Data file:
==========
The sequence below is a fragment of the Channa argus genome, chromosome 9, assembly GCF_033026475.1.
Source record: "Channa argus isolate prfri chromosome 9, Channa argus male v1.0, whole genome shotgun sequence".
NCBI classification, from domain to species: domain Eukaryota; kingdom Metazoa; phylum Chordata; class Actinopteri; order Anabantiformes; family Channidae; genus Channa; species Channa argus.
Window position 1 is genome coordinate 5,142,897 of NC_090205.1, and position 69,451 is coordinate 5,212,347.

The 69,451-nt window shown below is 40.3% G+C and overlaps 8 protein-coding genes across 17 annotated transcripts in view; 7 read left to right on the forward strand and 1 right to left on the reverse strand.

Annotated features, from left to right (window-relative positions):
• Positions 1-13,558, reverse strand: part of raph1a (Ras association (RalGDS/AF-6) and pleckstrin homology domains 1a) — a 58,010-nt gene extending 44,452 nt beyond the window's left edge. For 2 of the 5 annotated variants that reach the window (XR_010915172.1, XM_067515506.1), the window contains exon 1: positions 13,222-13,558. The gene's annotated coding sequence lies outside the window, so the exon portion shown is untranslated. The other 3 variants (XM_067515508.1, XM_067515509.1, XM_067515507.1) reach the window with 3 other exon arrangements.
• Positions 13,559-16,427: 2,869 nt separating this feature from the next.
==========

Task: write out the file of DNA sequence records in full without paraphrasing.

The sequence below is a fragment of the Channa argus genome, chromosome 9, assembly GCF_033026475.1.
Source record: "Channa argus isolate prfri chromosome 9, Channa argus male v1.0, whole genome shotgun sequence".
NCBI classification, from domain to species: domain Eukaryota; kingdom Metazoa; phylum Chordata; class Actinopteri; order Anabantiformes; family Channidae; genus Channa; species Channa argus.
Window position 1 is genome coordinate 5,142,897 of NC_090205.1, and position 69,451 is coordinate 5,212,347.

The 69,451-nt window shown below is 40.3% G+C and overlaps 8 protein-coding genes across 17 annotated transcripts in view; 7 read left to right on the forward strand and 1 right to left on the reverse strand.

Annotated features, from left to right (window-relative positions):
• Positions 1-13,558, reverse strand: part of raph1a (Ras association (RalGDS/AF-6) and pleckstrin homology domains 1a) — a 58,010-nt gene extending 44,452 nt beyond the window's left edge. For 2 of the 5 annotated variants that reach the window (XR_010915172.1, XM_067515506.1), the window contains exon 1: positions 13,222-13,558. The gene's annotated coding sequence lies outside the window, so the exon portion shown is untranslated. The other 3 variants (XM_067515508.1, XM_067515509.1, XM_067515507.1) reach the window with 3 other exon arrangements.
• Positions 13,559-16,427: 2,869 nt separating this feature from the next.